Brazil expels illegal miners from Yanomami territory
The authorities – the Brazilian environmental agency Ibama, with the support of the National Foundation of Indigenous Peoples and the National Public Security Force, found a helicopter, an airplane, a bulldozer and makeshift pavilions and hangars and destroyed them . Two cannons and three boats containing 5,000 liters (1,320 gallons) of fuel were also seized. They also discovered a helicopter hidden in the forest and set it on fire.
Ibama established a checkpoint next to a Yanomami village on the Uraricoera River to disrupt the miners’ supply chain there. Officers seized the 12-meter (39-foot) boats, loaded with a ton of food, freezers, generators and internet antennas. Cargo will now supply Federal Agents. No more boats carrying fuel and equipment will be allowed to cross the blockade.
The large amount of supplies up the river could indicate that some of the gold miners are ignoring President Luiz Inácio Lula da Silva’s promise to kick them out after years of neglect under his predecessor, Bolsonaro, who tried to legalize mining. activity.
Other miners, however, felt it best to return to town. On Tuesday, The Associated Press visited a miners’ camp along the Uraricoera River, accessible only by a three-hour drive down a dirt road. Dozens of prospectors arrived during the day, some of them after walking for days through the forest.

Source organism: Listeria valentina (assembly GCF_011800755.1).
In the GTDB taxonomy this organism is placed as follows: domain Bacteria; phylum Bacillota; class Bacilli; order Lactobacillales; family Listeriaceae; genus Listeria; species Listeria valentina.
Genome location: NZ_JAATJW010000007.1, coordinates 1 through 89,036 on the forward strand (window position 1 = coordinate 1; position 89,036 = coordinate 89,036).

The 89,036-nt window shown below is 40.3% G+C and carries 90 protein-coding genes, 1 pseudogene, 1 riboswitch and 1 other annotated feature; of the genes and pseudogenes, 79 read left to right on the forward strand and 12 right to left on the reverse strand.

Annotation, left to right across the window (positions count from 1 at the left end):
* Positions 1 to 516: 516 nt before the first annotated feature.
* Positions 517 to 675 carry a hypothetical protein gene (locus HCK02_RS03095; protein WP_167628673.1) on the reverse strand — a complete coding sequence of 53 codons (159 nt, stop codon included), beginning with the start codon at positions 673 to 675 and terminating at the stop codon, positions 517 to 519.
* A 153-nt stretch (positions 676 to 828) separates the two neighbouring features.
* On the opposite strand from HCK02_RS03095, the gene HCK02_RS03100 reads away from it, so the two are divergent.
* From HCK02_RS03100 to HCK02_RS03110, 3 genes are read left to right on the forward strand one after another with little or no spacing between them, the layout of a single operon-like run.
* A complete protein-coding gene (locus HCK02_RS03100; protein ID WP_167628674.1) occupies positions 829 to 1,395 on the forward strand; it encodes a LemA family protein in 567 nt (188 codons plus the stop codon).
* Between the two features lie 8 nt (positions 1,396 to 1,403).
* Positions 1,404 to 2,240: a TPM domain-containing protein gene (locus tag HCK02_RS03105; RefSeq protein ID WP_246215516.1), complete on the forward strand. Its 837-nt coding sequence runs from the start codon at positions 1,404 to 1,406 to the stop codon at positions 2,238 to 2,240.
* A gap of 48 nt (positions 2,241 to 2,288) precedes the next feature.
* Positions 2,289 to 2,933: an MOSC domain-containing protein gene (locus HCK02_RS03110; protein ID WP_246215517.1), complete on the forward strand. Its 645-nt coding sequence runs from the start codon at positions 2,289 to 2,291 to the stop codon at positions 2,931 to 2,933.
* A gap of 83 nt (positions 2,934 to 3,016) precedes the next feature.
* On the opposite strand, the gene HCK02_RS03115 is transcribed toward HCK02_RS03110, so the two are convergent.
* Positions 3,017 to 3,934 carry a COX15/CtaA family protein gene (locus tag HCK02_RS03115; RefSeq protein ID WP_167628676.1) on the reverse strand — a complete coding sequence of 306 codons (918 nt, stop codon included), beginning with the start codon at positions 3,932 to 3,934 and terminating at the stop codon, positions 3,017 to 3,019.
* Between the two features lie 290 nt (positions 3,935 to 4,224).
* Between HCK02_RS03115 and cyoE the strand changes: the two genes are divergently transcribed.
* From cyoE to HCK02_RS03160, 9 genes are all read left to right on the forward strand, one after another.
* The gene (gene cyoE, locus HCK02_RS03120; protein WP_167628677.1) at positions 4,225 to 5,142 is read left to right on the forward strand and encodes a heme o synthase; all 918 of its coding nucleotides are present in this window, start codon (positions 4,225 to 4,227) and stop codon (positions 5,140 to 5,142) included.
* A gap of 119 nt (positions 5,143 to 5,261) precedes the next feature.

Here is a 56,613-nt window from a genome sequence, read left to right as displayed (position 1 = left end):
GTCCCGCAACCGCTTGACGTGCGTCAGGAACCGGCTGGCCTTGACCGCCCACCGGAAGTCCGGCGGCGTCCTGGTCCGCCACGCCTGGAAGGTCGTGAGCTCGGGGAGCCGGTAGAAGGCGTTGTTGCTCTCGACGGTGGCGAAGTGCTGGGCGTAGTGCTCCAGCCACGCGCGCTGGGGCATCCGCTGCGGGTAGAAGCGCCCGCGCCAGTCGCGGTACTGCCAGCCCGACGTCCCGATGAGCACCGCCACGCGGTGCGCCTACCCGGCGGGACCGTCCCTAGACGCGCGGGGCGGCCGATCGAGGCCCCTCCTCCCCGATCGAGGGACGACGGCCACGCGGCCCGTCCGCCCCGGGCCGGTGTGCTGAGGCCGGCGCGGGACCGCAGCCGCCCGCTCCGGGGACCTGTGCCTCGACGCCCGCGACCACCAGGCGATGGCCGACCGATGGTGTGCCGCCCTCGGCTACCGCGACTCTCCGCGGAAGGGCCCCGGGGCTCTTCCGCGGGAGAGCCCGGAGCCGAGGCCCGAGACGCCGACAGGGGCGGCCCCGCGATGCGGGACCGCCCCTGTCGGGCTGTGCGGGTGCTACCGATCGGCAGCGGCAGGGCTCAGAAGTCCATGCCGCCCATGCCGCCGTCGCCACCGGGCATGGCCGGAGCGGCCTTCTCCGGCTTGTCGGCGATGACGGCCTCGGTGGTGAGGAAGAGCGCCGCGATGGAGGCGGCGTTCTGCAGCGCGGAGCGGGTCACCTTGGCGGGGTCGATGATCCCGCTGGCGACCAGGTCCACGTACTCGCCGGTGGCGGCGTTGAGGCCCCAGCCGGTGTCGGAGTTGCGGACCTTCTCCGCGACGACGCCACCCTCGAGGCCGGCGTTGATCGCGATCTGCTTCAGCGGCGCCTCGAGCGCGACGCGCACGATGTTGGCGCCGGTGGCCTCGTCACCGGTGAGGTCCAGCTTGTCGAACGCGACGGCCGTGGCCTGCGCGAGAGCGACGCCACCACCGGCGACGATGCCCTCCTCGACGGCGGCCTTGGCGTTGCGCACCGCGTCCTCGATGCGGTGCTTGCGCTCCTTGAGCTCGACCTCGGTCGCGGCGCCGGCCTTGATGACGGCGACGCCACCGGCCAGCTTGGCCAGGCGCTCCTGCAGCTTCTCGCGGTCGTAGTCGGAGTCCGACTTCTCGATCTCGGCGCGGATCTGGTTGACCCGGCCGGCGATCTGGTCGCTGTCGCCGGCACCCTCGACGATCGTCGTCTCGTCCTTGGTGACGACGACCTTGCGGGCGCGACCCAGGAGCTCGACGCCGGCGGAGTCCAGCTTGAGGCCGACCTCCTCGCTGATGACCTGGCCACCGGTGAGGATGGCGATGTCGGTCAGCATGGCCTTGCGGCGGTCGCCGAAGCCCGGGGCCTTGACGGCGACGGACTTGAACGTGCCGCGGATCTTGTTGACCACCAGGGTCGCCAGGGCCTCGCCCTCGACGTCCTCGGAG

One of them, João Batista Costa, 61, told reporters that the Yanomami were starving and that recent emergency food deliveries had not been enough.
The federal government has declared a public health emergency for the Yanomami people, who are suffering from malnutrition and diseases such as malaria due to illegal mining.
A report released yesterday by the Ministry of Health revealed that gold diggers invaded four clinics inside Yanomami territory, leaving them inoperative. In the town of Boa Vista, where starving and sick natives have been evacuated to a temporary medical facility, there are 700 Yanomami, more than three times the capacity of the facility.
The gold diggers, who come from impoverished regions, such as the state of Maranhao in northeastern Brazil, usually walk through the forest in flip-flops, carrying only food and personal belongings in their backpacks. They sleep in hammocks in makeshift campsites.
An estimated 30,000 Yanomami live in Brazil’s largest indigenous territory, which covers an area roughly the size of Portugal and spans the states of Roraima and Amazonas in the northwestern corner of the country. Brazilian Amazon.
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